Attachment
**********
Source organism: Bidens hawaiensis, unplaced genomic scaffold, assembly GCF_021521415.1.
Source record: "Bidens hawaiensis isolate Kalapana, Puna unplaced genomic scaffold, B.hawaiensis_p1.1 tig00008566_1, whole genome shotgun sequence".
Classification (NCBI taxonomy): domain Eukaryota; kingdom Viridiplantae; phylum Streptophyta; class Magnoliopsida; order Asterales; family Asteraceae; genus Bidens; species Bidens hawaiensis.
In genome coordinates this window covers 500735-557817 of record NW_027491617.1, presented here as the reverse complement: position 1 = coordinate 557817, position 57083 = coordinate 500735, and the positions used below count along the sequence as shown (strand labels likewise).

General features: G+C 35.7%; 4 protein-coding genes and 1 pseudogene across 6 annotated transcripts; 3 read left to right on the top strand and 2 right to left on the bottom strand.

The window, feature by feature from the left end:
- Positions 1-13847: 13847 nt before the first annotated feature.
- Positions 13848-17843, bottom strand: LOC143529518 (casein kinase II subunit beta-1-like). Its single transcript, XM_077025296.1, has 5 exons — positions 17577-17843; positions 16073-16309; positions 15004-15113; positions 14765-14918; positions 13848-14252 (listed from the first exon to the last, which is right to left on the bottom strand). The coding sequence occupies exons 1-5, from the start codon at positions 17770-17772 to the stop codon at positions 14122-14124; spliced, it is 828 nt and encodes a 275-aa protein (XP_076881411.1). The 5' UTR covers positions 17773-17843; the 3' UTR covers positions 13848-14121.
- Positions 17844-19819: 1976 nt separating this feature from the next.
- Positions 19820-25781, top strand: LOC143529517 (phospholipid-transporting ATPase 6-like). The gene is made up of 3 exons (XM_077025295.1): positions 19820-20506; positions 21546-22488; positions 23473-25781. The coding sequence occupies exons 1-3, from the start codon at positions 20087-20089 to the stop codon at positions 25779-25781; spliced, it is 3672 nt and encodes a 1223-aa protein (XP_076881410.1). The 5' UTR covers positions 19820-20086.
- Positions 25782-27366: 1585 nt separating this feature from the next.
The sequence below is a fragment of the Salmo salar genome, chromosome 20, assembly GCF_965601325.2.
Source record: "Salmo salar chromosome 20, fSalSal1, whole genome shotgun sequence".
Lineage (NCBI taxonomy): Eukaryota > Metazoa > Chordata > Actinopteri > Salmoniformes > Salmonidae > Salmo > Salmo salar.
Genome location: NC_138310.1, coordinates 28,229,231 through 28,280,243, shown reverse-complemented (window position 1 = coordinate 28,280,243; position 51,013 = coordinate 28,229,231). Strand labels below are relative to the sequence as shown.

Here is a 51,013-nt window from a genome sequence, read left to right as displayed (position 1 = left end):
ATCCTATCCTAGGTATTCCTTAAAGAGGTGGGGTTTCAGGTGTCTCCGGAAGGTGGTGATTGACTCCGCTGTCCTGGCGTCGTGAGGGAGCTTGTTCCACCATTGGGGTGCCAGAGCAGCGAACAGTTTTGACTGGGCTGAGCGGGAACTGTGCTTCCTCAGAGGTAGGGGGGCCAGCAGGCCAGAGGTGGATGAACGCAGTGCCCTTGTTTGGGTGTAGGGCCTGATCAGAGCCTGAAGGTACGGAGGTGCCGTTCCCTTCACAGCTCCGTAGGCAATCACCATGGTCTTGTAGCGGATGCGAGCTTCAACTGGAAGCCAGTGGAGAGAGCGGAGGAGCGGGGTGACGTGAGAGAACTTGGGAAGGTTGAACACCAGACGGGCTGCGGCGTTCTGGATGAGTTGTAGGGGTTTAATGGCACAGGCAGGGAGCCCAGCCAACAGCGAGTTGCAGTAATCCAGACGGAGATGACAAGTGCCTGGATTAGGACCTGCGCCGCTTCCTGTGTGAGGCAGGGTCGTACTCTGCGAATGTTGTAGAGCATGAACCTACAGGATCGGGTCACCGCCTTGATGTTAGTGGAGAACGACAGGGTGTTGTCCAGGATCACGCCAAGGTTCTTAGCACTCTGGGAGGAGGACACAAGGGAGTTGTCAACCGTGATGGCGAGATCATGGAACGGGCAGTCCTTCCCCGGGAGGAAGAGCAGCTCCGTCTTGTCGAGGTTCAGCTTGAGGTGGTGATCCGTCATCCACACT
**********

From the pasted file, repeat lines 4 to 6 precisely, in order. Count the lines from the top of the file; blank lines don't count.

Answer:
In genome coordinates this window covers 500735-557817 of record NW_027491617.1, presented here as the reverse complement: position 1 = coordinate 557817, position 57083 = coordinate 500735, and the positions used below count along the sequence as shown (strand labels likewise).

General features: G+C 35.7%; 4 protein-coding genes and 1 pseudogene across 6 annotated transcripts; 3 read left to right on the top strand and 2 right to left on the bottom strand.

The window, feature by feature from the left end: